Six on Saturday – 13/11/2021 – Foliage, Groundcover & a Raised Bed

With little help from me, the garden is slowly putting itself to bed for the winter. Almost all deciduous trees have given up their foliage, almost all annuals have stopped blooming or died (many were hastened to their end my my secateurs, I admit), and just a few perennials have the odd bloom bursting open. That said, our thus far mild November has meant there’s still colour to be found, such as five of these six things in my garden this weekend. To see six things in garden the world over, check out The Propagator‘s site.

Paperbark Maple – Acer griseum – one of the smaller maples, it leafs out very late in the spring and, as a reward for our pateience, it holds onto its leaves very late into the fall. They’re a lovely red this time of year (as in the top, feature photo), but the allure of this tree to many is its exfoliating cinnamon coloured bark.
Deer ate the outer half of my Fothergilla last winter – no flowers for me this past spring, and the shrub remained stunted all year. I’m hoping it will survive this winter intact, if for no reason other than its beautiful orange-yellow leaves that, again, remain on the shrub well into fall.

And now for a pair of ground covers. They’re both semi-evergreen in my garden, they both spread quite readily in full sun and they’re both covered in a profusion of flowers for a period in mid to late spring, followed by sporadic flowering until they get covered by snow.

And finally, a new raised bed. This was built using scraps of lumber we’ve had hanging about the yard for a while; I wanted it placed at the end of the back porch, facing south, under a metal trellis. I’ll plant peas in this bed in early spring, along with spinach or lettuce. Perhaps a few Nasturtiums to hang over the edges. Have a great weekend everyone!


  1. Paperbark maple looks so pretty in pictures from other regions. Dang, it is nothing like that here. I know that several maples would rather be somewhere else, but most at least survive here. This one almost always looks very shabby, and is so reliably shabby that I would never plant one. However, there is one here that was planted decades ago. I almost cut it down, not because it was shabby, but because it was disfigured by other overwhelming vegetation. Instead, I cut it back harshly. Now, it looks quite happy and healthy! That certainly got may attention.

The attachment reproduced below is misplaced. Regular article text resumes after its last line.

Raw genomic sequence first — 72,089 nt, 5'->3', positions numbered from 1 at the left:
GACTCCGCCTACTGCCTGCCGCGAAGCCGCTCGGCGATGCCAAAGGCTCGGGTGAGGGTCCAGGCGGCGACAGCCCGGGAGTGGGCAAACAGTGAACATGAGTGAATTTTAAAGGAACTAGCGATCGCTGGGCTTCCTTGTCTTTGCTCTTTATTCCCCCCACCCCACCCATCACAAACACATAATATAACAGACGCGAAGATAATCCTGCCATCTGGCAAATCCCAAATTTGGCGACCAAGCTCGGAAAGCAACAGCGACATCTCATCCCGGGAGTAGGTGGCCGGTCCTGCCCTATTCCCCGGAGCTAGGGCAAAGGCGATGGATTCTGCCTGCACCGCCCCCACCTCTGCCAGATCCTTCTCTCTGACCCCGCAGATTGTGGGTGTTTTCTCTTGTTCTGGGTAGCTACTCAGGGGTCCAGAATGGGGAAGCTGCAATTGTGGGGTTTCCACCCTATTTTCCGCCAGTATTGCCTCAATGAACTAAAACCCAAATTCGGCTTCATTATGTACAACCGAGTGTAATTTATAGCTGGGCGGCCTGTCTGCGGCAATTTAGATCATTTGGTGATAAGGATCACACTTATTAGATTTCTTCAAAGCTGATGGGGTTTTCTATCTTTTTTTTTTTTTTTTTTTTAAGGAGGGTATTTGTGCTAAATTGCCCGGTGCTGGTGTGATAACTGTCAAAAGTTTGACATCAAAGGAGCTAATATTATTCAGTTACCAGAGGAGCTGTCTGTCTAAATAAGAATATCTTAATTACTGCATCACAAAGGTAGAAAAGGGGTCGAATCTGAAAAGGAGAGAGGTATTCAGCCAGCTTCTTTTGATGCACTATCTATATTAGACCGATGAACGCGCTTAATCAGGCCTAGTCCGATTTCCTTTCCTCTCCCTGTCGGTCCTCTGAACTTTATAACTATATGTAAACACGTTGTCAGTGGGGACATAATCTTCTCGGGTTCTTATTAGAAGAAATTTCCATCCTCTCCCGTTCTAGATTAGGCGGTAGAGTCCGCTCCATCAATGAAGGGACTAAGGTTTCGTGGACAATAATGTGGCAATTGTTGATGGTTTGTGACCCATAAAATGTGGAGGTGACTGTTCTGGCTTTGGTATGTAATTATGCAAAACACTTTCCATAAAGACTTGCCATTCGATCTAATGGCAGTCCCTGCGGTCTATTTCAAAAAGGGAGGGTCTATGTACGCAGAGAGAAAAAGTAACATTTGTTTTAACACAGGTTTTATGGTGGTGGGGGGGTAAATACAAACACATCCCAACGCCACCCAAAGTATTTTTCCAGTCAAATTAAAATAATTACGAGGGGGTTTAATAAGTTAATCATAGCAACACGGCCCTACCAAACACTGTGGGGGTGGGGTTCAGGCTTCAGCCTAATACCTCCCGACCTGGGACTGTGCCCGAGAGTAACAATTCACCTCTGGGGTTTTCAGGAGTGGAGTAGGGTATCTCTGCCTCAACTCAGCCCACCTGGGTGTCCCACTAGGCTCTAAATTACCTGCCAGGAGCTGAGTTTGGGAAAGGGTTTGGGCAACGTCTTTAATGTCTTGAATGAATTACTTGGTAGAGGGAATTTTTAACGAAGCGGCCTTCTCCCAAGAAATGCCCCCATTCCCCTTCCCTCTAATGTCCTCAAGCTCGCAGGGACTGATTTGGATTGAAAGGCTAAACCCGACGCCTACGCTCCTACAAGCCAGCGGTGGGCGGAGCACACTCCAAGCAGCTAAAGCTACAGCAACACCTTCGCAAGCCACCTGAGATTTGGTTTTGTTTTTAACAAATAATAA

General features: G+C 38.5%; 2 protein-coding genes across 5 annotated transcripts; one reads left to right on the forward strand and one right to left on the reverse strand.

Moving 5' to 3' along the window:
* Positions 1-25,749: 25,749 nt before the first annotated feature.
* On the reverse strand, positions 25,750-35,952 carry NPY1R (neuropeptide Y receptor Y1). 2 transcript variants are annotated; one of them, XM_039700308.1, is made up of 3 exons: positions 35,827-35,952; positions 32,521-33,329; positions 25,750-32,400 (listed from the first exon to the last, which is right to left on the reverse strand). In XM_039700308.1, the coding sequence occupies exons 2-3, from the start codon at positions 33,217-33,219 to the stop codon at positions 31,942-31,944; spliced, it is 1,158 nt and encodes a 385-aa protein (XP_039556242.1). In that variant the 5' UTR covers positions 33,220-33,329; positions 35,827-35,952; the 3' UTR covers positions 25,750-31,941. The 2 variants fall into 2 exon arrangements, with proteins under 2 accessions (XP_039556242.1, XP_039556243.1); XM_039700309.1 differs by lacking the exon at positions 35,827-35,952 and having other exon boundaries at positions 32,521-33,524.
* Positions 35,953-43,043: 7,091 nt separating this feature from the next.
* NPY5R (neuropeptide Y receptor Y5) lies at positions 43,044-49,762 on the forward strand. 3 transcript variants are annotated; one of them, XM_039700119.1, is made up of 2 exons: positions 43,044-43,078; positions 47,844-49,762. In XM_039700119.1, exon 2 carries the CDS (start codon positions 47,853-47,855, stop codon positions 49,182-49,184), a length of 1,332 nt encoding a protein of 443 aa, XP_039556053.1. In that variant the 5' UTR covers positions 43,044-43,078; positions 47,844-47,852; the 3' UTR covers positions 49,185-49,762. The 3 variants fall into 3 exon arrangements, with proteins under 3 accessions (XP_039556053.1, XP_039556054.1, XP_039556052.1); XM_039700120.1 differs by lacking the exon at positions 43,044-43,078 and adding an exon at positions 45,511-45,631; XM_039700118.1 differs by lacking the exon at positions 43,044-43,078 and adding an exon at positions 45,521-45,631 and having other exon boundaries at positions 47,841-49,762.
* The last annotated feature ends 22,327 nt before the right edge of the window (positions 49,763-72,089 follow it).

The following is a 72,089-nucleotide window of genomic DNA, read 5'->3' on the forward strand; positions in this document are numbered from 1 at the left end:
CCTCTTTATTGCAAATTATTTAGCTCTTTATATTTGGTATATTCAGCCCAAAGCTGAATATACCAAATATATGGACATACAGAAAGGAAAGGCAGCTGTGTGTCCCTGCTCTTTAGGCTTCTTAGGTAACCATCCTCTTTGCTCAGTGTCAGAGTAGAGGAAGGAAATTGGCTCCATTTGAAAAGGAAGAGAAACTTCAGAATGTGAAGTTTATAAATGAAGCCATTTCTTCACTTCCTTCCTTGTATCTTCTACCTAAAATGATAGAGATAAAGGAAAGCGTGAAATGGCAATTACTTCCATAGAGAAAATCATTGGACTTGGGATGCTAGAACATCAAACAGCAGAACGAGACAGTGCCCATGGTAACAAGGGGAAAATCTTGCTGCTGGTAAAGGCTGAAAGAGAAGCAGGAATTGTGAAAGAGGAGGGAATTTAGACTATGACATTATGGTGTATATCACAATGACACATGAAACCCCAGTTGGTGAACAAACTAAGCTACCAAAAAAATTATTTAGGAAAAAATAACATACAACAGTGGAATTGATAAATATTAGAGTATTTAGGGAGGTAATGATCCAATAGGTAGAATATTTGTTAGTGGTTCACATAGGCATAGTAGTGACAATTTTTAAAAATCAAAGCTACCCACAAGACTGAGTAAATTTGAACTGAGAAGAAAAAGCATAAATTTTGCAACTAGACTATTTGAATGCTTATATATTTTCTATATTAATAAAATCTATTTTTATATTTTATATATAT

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    1. Well that’s a story with s happy ending! My little tree is more like a large shrub – several main branches died right back when it was young so it has no central leader and it does look somewhat shabby at times. I’m hoping it will grow into itself, and in the meantime I do enjoy its bark and autumn colour.

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  2. This acer griseum doesn’t look old, but it already has a very nice peeled bark.
    My fothergilla is at the same stage and if I can reassure you I haven’t had a lot of flowers this year either. The leaves and the fall colors are really beautiful, you are right !

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  3. I’d never heard of the paperbark maple. It’s quite beautiful; anything cinnamon colored appeals to me, and that birch-like bark is wonderful. I had to laugh — when I went to our USDA map to see what its range might be, it turned out to be the first plant that wasn’t shown anywhere on the map, either as native or introduced. I ought to let them know there’s one in your yard that could be added to the map!

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    1. It really is beautiful, and all year. The bark really stands out after a snowfall. You don’t see it too often around here – perhaps because it’s a slow grower. And expensive – I got mine 5 or 6 years ago at an end of season garden center auction. It looked pretty bad then, due to a previous winter’s die-back I assume, so was only around $15.


  4. Nice raised bed, sounds like a great location for a kitchen garden. I haven’t seen a Paperbark Maple in years, lovely to see one again. I tried Fothergillia further north and never had much luck with it, hope you get some flowers next year.

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  5. Shame about the deer snacking on your plants. The colours in your garden are still lovely, as you say. We have a paperbark tree here, but it’s nothing like your maple. It has sheets of grey bark which are very paper like.

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      1. There’s also another one called Melaleuca linariifolia. It has a papery bark as well, and is in flower just now, a mass of white flowers. It’s also called Snow in Summer.

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